In early July, my wife and I visited Charlotte, NC for the Immersive Van Gogh Exhibit in a building originally built as a Ford Model T factory. During WWII, the US Army expanded the campus building five additional massive warehouses to serve as a Quartermaster Depot.
In the Cold War years, the campus was used to build missiles, where the site was referred to as Charlotte Area Missile Plant, or CAMP for short.
Now Camp North End is in the middle of a massive multi-year adaptive reuse project, and is now a mix between industrial art collective, shopping center, and an outdoor food hall.
With several parts of the campus in various stages of renovation, I enjoyed exploring numerous photographic opportunities as much as the Van Gogh Exhibit.
More compositions are in the works and will be featured in a future post, or in my Monochromia posts. Thanks for taking time to visit my photo blog. For the best viewing experience, click on an image to view a high-resolution version.
Here’s the follow up to my Fun with Filter Forge 9.0 part 1 post on April 5th. The compositions below, from a visit to the Carolina Raptor Center in March, continues my exploration of this interest creative processing tool.
For the best viewing experience, click on an image to view a high resolution version. Everyone please remain safe!
Mid March, just before the Covid19 shelter in place restrictions, twelve of us from the Sawtooth Photo League visited the Carolina Raptor Center in Charlotte, North Carolina. As a visitor, you’re most likely to only see the raptors in their cages. We had a special opportunity to capture eight of these amazing creatures up-close and in flight. Just after our visit, I updated my Filter Forge software to version 9, and decided to deep dive the software to come up with some unique styling compositions.
Filter Forge allows users to modify existing filters as well as develop their on. The latter though, seems to be a bit intense in terms of technical ability and time. But, with a library of over 13,000 filters, you can probably find a starting place in an existing filter. Filters not only include creative effect styling, but also texture and pattern creation, frames, and photo specific filters.
There are so many options, you can easily spend hours (if not days) experimenting, especially when you start blending different filters as separate layers in Photoshop. So if you try the 30 day trial, make sure you set aside plenty of time to evaluate. There is only a Photoshop plug-in.
I have another set of Filter Forge Raptor Center compositions I’ll post later this week. Thanks for taking time to visit. For the best viewing experience, especially to see the magic of this cool software, click on an image to view a high resolution version. Everyone please stay safe!
During my last flight out of Charlotte Douglas International Airport, I was fortunate to be assigned to a gate in the new Concourse A Expansion. The modern architecture and natural light were quite impressive!
For the best viewing experience, click on an image to see a high resolution version.
From my trip to Charlotte last month, this post switches from architectural abstracts to street photography. Trekking around Uptown, before and after work, afforded me several great composition opportunities.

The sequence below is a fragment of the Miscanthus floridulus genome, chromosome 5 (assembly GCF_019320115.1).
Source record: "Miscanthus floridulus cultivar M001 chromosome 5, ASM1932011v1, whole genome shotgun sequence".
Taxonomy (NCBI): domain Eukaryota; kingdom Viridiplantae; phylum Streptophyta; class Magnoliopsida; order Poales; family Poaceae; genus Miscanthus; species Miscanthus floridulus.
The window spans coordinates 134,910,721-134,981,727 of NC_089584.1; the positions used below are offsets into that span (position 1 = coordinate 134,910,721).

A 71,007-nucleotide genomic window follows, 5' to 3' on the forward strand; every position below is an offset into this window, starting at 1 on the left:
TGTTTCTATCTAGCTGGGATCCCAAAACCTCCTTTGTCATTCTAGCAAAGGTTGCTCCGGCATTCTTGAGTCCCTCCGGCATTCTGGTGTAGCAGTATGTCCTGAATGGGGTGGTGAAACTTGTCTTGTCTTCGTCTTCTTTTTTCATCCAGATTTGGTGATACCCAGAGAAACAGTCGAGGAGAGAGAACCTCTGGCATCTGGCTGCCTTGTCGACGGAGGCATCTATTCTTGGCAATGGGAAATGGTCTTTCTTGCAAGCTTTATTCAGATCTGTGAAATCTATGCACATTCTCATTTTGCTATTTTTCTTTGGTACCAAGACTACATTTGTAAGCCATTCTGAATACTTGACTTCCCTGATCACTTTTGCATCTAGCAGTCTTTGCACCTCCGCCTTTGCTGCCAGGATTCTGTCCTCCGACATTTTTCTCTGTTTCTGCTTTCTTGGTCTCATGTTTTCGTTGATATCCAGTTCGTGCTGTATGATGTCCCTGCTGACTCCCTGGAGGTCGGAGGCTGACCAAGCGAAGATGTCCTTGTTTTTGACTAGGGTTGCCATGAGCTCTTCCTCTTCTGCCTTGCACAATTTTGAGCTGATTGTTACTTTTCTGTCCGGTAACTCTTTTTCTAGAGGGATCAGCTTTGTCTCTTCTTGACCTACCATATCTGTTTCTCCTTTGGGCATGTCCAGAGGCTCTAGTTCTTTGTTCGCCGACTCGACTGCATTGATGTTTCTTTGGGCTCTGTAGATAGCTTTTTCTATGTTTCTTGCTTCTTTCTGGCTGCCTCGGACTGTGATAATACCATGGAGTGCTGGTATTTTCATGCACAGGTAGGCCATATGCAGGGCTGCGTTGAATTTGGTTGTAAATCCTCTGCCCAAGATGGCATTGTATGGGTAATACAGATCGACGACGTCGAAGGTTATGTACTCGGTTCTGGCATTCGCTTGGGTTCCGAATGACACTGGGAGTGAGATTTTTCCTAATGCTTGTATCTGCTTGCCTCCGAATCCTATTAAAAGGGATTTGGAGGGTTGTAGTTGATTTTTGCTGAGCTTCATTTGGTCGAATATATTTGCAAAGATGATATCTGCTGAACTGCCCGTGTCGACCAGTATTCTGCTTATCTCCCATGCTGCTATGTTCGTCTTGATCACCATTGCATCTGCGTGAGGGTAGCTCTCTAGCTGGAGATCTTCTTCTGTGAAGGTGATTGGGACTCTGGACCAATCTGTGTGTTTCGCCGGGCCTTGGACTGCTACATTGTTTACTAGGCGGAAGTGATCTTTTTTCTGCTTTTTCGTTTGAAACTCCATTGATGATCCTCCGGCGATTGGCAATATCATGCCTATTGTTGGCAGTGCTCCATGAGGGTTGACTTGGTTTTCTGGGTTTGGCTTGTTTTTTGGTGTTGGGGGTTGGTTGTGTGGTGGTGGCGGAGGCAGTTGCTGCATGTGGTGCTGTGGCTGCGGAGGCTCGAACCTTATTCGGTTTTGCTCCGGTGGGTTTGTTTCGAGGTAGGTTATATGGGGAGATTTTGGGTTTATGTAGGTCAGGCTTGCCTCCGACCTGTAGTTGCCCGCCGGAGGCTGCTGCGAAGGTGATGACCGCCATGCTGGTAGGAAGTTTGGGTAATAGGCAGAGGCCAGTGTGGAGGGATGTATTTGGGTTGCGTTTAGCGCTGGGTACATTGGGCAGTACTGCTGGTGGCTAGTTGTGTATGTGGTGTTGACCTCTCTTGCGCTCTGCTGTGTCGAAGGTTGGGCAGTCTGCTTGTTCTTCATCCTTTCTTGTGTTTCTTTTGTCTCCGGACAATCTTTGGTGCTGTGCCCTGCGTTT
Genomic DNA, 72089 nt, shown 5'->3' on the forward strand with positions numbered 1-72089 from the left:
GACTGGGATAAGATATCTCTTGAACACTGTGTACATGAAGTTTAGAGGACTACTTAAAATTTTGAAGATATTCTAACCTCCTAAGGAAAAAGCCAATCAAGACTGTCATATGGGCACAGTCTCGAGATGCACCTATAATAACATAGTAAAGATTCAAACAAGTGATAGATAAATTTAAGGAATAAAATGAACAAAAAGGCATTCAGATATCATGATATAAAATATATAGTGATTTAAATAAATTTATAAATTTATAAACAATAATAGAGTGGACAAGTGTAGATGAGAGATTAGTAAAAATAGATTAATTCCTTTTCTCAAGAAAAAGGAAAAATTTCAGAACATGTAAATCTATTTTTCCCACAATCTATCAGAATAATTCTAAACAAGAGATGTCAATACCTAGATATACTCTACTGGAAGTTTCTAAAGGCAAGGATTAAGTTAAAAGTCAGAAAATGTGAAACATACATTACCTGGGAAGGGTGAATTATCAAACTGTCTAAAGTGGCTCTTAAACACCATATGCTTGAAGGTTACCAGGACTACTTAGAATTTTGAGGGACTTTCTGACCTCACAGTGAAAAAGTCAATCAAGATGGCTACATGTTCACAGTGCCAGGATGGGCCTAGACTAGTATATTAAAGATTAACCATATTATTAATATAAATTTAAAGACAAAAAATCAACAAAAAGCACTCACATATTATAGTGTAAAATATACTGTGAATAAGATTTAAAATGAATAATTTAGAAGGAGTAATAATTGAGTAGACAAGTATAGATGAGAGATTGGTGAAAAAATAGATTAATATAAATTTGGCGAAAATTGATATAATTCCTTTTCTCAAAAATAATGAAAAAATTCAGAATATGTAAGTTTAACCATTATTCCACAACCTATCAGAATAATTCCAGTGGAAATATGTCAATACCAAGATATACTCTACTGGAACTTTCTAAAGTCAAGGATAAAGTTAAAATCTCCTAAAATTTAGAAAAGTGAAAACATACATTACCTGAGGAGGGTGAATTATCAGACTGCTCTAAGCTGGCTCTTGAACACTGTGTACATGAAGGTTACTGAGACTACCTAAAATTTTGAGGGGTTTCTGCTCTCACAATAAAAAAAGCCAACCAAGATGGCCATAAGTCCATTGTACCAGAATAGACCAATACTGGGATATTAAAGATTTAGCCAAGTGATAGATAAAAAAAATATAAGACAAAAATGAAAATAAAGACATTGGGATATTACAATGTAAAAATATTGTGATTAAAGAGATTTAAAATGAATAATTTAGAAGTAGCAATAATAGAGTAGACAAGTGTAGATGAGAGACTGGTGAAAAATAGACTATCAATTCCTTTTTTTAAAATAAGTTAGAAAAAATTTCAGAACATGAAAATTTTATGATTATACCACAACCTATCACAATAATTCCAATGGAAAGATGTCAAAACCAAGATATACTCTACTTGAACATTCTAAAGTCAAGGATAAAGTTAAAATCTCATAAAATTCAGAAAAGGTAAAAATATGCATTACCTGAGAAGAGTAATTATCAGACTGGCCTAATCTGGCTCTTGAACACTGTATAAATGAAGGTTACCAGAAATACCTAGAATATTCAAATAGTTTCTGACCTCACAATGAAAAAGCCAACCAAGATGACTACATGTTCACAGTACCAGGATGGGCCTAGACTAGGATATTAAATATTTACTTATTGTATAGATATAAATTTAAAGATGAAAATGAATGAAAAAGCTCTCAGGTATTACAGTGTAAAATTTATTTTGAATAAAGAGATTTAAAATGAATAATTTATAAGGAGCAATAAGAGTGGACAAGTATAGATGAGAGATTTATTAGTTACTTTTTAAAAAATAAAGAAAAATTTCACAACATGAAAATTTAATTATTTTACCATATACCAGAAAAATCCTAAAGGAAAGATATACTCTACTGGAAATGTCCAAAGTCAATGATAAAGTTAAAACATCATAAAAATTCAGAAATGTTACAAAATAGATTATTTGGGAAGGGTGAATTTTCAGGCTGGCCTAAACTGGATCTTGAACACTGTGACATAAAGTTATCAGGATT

Thanks for stopping by! For the best viewing experience, click on an image to see the high resolution version. If you like this post, check out these other Uptown Charlotte street photo posts:
While exploring urban environments with my camera, I’m usually looking for composition opportunities, which include architectural abstracts, expansive urban landscapes (cityscapes) or people interacting with or navigating through the city. Particularly, the latter falls into the genre of Street Photography.
In the last few years, have I become more deliberate about seeking out opportunities to create street photography fine art compositions. In fact, much of my appreciation of the genre comes from following street photographers here on WordPress.
Even within the genre, there are many different approaches, techniques, styles and sub-genres. I seem to be gravitating towards “seeing” compositions where both urban architecture and people not necessarily single “subjects” of the composition, but instead are both elements within the broader cityscape composition.
Sometimes a composition develops quite quickly and I must be prepared to react. To catch these, I try to first find a ISO, aperture and shutter speed combo that best suits the existing light and environment. More often though, have to wait for the composition to develop or evolve. Have you been shooting during the golden hour and heard a voice in your head say “be patient, wait for the shot to development”? Then, hear the counterpoint perspective in your head, “if you say here much longer, you’re going to miss out on other shots”?
When traveling to Charlotte to work Uptown, I like to stay in a hotel that’s at least 5 or 6 blocks from my work location. That affords me the opportunity to shoot on my way to the office and afterwards on the way back to the hotel. Both usually involve a detour, or two. Compared to shots above, the last two compositions are similar in terms of the subject and point of view. However, different styling approaches introduce some uniqueness to the composition.
Thank you for visiting today. For the best viewing experience, click on an image to view a high resolution version from my portfolio site. Over the last year or so, I’ve developed a nice collection of street photos from Uptown Charlotte, click here to see my Uptown Charlotte Gallery. Have a great weekend!